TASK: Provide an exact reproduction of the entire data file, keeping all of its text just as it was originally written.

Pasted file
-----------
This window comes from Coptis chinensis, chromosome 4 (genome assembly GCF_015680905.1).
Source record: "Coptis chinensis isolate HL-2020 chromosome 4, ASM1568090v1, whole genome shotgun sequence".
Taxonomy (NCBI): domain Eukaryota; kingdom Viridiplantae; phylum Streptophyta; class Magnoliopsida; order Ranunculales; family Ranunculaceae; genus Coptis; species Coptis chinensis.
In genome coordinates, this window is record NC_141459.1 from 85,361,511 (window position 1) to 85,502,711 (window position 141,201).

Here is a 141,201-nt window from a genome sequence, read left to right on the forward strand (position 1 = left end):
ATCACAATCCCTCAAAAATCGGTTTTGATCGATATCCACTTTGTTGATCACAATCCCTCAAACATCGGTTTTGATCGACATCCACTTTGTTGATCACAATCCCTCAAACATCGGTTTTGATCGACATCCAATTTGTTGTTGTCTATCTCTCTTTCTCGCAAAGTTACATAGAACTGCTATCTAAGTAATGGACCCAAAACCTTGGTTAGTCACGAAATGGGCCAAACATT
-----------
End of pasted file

This window comes from Coptis chinensis, chromosome 4 (genome assembly GCF_015680905.1).
Source record: "Coptis chinensis isolate HL-2020 chromosome 4, ASM1568090v1, whole genome shotgun sequence".
Taxonomy (NCBI): domain Eukaryota; kingdom Viridiplantae; phylum Streptophyta; class Magnoliopsida; order Ranunculales; family Ranunculaceae; genus Coptis; species Coptis chinensis.
In genome coordinates, this window is record NC_141459.1 from 85,361,511 (window position 1) to 85,502,711 (window position 141,201).

Here is a 141,201-nt window from a genome sequence, read left to right on the forward strand (position 1 = left end):
ATCACAATCCCTCAAAAATCGGTTTTGATCGATATCCACTTTGTTGATCACAATCCCTCAAACATCGGTTTTGATCGACATCCACTTTGTTGATCACAATCCCTCAAACATCGGTTTTGATCGACATCCAATTTGTTGTTGTCTATCTCTCTTTCTCGCAAAGTTACATAGAACTGCTATCTAAGTAATGGACCCAAAACCTTGGTTAGTCACGAAATGGGCCAAACATT